It must be stated, however, that the learned Chief Justice did accept the proposition that ' a widow who surrenders her whole estate and is treated quoad the estate as though she is civilly dead, was nevertheless in fact physically alive, and she must have something to live upon ', and that therefore the widow after surrender remains entitled to maintenance. A distinction was however, sought to be drawn by the learned Chief Justice between a mere provision that the widow was entitled to be maintained and a provision that she was entitled to maintenance of a specific amount or to any specific part of the property. But that distinction and the observations relied upon do not seem to have been necessary for the decision of the case, which was expressly placed on the two factors which I have stated above. Broomfield J., on the other hand, seemed to be inclined to think that if in that case which they were considering a provision had been made merely for the maintenance of the widow herself, i.e. one of the two survey numbers had been set apart for that purpose, it would have been very difficult to say that the' case was not covered by the decision of the Privy Council in Sureshwar Misser's case (supra). With respect I think that view is correct, and that the mere setting apart of some income or some property for the purpose of maintenance should not affect the validity of the' surrender provided that the amount of maintenance reserved was a reasonable amount. Mr. Justice Broomfield rightly summarized the effect of the previous decisions to be that a provision for maintenance of the widow by setting apart a portion of the estate for that purpose did not necessarily render the surrender invalid. We do not think that the proper test for determining the validity of a surrender is that the reversioner had merely to maintain the widow as against his agreeing to give a certain amount of maintenance to her from the income of the property. In fact it appears that in Vytla Sitanna v. Marivada Viranna (supra) the widow had reserved about six acres for her own maintenance, and it was not disputed before their Lordships that the reservation of this much land would have made the surrender invalid. The test of a reasonable amount of maintenance being reserved had been laid down by the full bench decision of the Madras High Court in Angamuthu Chetti v. Varatharajulu Chetti I.L.R. (1919) Mad. 854 and that is also the test which Mr. Justice Patkar approved of in Govindprasad v. Shivlinga : (1930)32BOMLR1482 . The decision in Man Singh v. Nowlakhbati (supra) is not based on the ground that a specific amount was to be giventto the widow for maintenance but it is based, as Broomfield J. has pointed out in Gangadhar v. Prabhudha (supra), on the finding that the amount was unreasonably large. The learned Judge below has referred to a decision in Krishna v. Subbanna : AIR1929Mad611 , in which it was held that if the profits of the whole of the property surrendered were reserved for the widow's maintenance the surrender would be invalid. We are not concerned in the present case with the reservation of the whole of the income, but even so the decision in that case seems to have been based mainly on the ground that the deed which the Court was then considering did not amount to a surrender at all. I may lastly refer to the latest case of this Court, viz. Baribhai v. Narayan (1937) 40 Bom. L.R. 876 in which it has been held by Rangnekar J., following the previous Privy Council decisions, that a provision for the maintenance of the widow by reserving a small portion of the property did not affect the validity of the surrender as a whole.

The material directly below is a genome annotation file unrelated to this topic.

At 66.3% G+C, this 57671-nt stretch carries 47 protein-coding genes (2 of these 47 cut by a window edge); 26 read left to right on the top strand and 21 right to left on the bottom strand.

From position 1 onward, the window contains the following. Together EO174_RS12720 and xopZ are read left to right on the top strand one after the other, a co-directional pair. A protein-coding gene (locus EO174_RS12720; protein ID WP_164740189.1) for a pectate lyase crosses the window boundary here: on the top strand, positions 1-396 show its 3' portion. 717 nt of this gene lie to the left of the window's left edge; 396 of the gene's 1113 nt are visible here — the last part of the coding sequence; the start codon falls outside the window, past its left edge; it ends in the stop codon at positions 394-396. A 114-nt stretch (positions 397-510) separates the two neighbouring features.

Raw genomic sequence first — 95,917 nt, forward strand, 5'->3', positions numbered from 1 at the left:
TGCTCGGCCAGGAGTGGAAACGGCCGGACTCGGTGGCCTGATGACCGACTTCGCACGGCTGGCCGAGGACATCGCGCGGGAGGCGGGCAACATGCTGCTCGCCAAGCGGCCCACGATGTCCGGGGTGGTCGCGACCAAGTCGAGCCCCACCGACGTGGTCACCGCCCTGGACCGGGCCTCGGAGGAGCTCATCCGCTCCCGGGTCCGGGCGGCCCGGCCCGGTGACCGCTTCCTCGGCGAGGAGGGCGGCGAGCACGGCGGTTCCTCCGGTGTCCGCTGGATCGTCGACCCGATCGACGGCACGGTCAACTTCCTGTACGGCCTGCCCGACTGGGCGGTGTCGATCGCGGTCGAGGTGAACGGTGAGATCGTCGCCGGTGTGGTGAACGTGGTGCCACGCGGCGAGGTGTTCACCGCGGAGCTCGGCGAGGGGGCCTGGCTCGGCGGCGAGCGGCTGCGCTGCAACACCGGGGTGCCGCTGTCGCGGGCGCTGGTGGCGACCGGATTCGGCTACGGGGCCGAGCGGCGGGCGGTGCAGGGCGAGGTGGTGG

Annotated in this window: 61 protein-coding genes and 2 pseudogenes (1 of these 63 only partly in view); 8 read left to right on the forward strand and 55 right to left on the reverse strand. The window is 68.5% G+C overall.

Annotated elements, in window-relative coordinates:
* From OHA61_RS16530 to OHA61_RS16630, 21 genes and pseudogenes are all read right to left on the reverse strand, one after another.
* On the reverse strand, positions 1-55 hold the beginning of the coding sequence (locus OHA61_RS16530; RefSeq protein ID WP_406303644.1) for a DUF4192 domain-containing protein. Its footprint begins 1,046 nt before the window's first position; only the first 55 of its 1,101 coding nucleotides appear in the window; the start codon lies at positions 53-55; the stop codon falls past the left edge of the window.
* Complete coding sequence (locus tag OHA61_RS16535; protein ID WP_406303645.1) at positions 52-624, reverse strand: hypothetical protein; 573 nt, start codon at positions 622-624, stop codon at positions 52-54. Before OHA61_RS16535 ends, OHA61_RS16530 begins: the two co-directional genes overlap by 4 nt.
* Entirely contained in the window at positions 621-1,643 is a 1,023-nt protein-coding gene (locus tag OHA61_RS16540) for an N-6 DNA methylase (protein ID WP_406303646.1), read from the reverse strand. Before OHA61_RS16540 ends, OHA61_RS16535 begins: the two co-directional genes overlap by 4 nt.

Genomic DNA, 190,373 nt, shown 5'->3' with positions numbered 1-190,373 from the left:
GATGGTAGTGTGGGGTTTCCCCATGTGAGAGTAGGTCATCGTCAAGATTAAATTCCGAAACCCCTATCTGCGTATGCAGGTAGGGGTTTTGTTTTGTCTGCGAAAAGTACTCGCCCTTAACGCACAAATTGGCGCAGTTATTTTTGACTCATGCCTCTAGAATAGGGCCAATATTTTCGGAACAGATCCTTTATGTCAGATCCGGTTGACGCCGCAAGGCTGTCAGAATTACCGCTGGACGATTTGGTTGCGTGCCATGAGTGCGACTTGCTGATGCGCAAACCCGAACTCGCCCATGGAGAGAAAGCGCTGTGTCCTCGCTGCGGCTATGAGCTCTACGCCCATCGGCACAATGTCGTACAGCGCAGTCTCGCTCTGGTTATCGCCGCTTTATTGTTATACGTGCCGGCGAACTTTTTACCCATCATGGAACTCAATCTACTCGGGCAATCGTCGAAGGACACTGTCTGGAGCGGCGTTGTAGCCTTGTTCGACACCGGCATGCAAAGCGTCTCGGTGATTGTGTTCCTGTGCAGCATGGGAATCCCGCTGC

6. The learned Judge below has held that there was no bona fide surrender by Manjulabai of her entire estate in the property because she reserved to herself the bulk of the income of the property conveyed by her to her two daughters, although the income reserved was just sufficient for her maintenance. We think that in coming to that conclusion the learned Judge has failed to appreciate that the bulk of the income is however just sufficient for her maintenance. The proportion of the total income to the amount fixed for maintenance is not a conclusive test. Provided the amount fixed for the maintenance is a reasonable amount in the circumstances of the case, it would be a proper condition which would not render the surrender invalid whatever may be the total income or value of the property. Wei have no doubt that in the present case the reservation of the income of Rs. 75 per year, which is sufficient for bare maintenance, does not render the surrender invalid.